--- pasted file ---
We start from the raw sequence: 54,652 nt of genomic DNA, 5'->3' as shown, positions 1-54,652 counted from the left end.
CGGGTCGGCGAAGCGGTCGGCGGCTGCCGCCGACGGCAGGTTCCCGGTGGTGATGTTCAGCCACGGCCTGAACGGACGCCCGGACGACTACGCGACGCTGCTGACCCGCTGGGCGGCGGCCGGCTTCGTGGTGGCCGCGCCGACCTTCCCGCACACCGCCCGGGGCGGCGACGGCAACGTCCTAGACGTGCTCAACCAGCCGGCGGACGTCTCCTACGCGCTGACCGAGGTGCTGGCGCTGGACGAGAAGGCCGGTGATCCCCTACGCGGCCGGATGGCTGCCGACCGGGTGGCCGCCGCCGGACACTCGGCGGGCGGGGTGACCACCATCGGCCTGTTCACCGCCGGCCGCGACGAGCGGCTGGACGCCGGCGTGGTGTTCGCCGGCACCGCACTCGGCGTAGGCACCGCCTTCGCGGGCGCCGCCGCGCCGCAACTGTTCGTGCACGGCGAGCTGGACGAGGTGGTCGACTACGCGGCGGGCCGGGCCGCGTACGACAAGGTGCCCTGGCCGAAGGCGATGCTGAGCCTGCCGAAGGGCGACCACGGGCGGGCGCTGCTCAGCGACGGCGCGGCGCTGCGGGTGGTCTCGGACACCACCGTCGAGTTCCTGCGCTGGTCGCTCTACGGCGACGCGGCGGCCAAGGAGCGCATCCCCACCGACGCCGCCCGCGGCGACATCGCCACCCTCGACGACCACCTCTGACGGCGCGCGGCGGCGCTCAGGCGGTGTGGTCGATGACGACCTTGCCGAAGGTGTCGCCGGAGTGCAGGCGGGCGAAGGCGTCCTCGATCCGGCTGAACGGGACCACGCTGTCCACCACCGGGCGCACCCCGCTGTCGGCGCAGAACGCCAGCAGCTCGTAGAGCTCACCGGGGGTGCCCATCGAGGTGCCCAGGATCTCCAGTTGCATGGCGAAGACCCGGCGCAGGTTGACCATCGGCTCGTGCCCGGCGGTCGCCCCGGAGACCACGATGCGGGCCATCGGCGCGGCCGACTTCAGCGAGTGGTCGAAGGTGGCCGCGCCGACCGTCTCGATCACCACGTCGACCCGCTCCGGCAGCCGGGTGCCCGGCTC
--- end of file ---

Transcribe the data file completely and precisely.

We start from the raw sequence: 54,652 nt of genomic DNA, 5'->3' as shown, positions 1-54,652 counted from the left end.
CGGGTCGGCGAAGCGGTCGGCGGCTGCCGCCGACGGCAGGTTCCCGGTGGTGATGTTCAGCCACGGCCTGAACGGACGCCCGGACGACTACGCGACGCTGCTGACCCGCTGGGCGGCGGCCGGCTTCGTGGTGGCCGCGCCGACCTTCCCGCACACCGCCCGGGGCGGCGACGGCAACGTCCTAGACGTGCTCAACCAGCCGGCGGACGTCTCCTACGCGCTGACCGAGGTGCTGGCGCTGGACGAGAAGGCCGGTGATCCCCTACGCGGCCGGATGGCTGCCGACCGGGTGGCCGCCGCCGGACACTCGGCGGGCGGGGTGACCACCATCGGCCTGTTCACCGCCGGCCGCGACGAGCGGCTGGACGCCGGCGTGGTGTTCGCCGGCACCGCACTCGGCGTAGGCACCGCCTTCGCGGGCGCCGCCGCGCCGCAACTGTTCGTGCACGGCGAGCTGGACGAGGTGGTCGACTACGCGGCGGGCCGGGCCGCGTACGACAAGGTGCCCTGGCCGAAGGCGATGCTGAGCCTGCCGAAGGGCGACCACGGGCGGGCGCTGCTCAGCGACGGCGCGGCGCTGCGGGTGGTCTCGGACACCACCGTCGAGTTCCTGCGCTGGTCGCTCTACGGCGACGCGGCGGCCAAGGAGCGCATCCCCACCGACGCCGCCCGCGGCGACATCGCCACCCTCGACGACCACCTCTGACGGCGCGCGGCGGCGCTCAGGCGGTGTGGTCGATGACGACCTTGCCGAAGGTGTCGCCGGAGTGCAGGCGGGCGAAGGCGTCCTCGATCCGGCTGAACGGGACCACGCTGTCCACCACCGGGCGCACCCCGCTGTCGGCGCAGAACGCCAGCAGCTCGTAGAGCTCACCGGGGGTGCCCATCGAGGTGCCCAGGATCTCCAGTTGCATGGCGAAGACCCGGCGCAGGTTGACCATCGGCTCGTGCCCGGCGGTCGCCCCGGAGACCACGATGCGGGCCATCGGCGCGGCCGACTTCAGCGAGTGGTCGAAGGTGGCCGCGCCGACCGTCTCGATCACCACGTCGACCCGCTCCGGCAGCCGGGTGCCCGGCTC